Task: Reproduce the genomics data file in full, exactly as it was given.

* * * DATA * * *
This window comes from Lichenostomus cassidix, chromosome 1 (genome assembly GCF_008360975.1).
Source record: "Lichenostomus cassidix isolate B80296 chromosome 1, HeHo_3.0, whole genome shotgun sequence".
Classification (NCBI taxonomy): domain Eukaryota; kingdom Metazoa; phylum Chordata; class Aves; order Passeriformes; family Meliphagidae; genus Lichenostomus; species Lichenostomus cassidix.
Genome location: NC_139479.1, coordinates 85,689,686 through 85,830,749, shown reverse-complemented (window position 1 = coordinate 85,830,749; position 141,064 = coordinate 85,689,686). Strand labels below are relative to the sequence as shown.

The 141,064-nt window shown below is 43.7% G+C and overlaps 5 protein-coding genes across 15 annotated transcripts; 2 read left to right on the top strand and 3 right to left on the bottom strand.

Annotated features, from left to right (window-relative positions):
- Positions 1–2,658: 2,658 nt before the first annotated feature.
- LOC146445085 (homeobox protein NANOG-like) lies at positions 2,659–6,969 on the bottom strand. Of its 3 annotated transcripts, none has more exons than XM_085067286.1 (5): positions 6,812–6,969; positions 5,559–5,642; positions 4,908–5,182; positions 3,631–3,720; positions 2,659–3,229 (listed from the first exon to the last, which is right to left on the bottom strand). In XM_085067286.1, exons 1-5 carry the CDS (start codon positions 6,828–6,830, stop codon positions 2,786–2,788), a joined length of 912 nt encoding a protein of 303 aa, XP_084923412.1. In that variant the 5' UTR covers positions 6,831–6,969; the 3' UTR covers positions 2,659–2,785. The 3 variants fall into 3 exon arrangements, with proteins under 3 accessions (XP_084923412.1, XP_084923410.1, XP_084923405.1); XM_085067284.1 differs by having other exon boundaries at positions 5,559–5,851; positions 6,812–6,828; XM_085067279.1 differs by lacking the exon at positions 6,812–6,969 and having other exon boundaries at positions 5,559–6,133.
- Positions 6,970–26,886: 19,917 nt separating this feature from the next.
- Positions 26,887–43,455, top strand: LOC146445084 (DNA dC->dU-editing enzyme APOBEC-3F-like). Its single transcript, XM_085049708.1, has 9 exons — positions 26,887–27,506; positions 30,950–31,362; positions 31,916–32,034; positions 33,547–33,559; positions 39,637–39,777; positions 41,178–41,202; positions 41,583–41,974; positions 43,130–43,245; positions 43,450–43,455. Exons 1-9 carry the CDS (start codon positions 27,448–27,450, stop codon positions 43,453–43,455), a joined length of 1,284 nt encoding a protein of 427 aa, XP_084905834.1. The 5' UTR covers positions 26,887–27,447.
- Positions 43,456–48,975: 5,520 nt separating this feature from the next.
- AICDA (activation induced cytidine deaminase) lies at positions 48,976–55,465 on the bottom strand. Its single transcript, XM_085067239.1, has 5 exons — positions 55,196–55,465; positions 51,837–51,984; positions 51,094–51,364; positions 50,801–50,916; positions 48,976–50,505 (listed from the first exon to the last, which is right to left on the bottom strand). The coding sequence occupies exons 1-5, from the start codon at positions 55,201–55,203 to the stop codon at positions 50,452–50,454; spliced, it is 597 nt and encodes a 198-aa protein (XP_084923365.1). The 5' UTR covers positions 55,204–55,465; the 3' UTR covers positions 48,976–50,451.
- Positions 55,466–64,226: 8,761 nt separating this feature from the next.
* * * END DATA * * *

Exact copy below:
This window comes from Lichenostomus cassidix, chromosome 1 (genome assembly GCF_008360975.1).
Source record: "Lichenostomus cassidix isolate B80296 chromosome 1, HeHo_3.0, whole genome shotgun sequence".
Classification (NCBI taxonomy): domain Eukaryota; kingdom Metazoa; phylum Chordata; class Aves; order Passeriformes; family Meliphagidae; genus Lichenostomus; species Lichenostomus cassidix.
Genome location: NC_139479.1, coordinates 85,689,686 through 85,830,749, shown reverse-complemented (window position 1 = coordinate 85,830,749; position 141,064 = coordinate 85,689,686). Strand labels below are relative to the sequence as shown.

The 141,064-nt window shown below is 43.7% G+C and overlaps 5 protein-coding genes across 15 annotated transcripts; 2 read left to right on the top strand and 3 right to left on the bottom strand.

Annotated features, from left to right (window-relative positions):
- Positions 1–2,658: 2,658 nt before the first annotated feature.
- LOC146445085 (homeobox protein NANOG-like) lies at positions 2,659–6,969 on the bottom strand. Of its 3 annotated transcripts, none has more exons than XM_085067286.1 (5): positions 6,812–6,969; positions 5,559–5,642; positions 4,908–5,182; positions 3,631–3,720; positions 2,659–3,229 (listed from the first exon to the last, which is right to left on the bottom strand). In XM_085067286.1, exons 1-5 carry the CDS (start codon positions 6,828–6,830, stop codon positions 2,786–2,788), a joined length of 912 nt encoding a protein of 303 aa, XP_084923412.1. In that variant the 5' UTR covers positions 6,831–6,969; the 3' UTR covers positions 2,659–2,785. The 3 variants fall into 3 exon arrangements, with proteins under 3 accessions (XP_084923412.1, XP_084923410.1, XP_084923405.1); XM_085067284.1 differs by having other exon boundaries at positions 5,559–5,851; positions 6,812–6,828; XM_085067279.1 differs by lacking the exon at positions 6,812–6,969 and having other exon boundaries at positions 5,559–6,133.
- Positions 6,970–26,886: 19,917 nt separating this feature from the next.
- Positions 26,887–43,455, top strand: LOC146445084 (DNA dC->dU-editing enzyme APOBEC-3F-like). Its single transcript, XM_085049708.1, has 9 exons — positions 26,887–27,506; positions 30,950–31,362; positions 31,916–32,034; positions 33,547–33,559; positions 39,637–39,777; positions 41,178–41,202; positions 41,583–41,974; positions 43,130–43,245; positions 43,450–43,455. Exons 1-9 carry the CDS (start codon positions 27,448–27,450, stop codon positions 43,453–43,455), a joined length of 1,284 nt encoding a protein of 427 aa, XP_084905834.1. The 5' UTR covers positions 26,887–27,447.
- Positions 43,456–48,975: 5,520 nt separating this feature from the next.
- AICDA (activation induced cytidine deaminase) lies at positions 48,976–55,465 on the bottom strand. Its single transcript, XM_085067239.1, has 5 exons — positions 55,196–55,465; positions 51,837–51,984; positions 51,094–51,364; positions 50,801–50,916; positions 48,976–50,505 (listed from the first exon to the last, which is right to left on the bottom strand). The coding sequence occupies exons 1-5, from the start codon at positions 55,201–55,203 to the stop codon at positions 50,452–50,454; spliced, it is 597 nt and encodes a 198-aa protein (XP_084923365.1). The 5' UTR covers positions 55,204–55,465; the 3' UTR covers positions 48,976–50,451.
- Positions 55,466–64,226: 8,761 nt separating this feature from the next.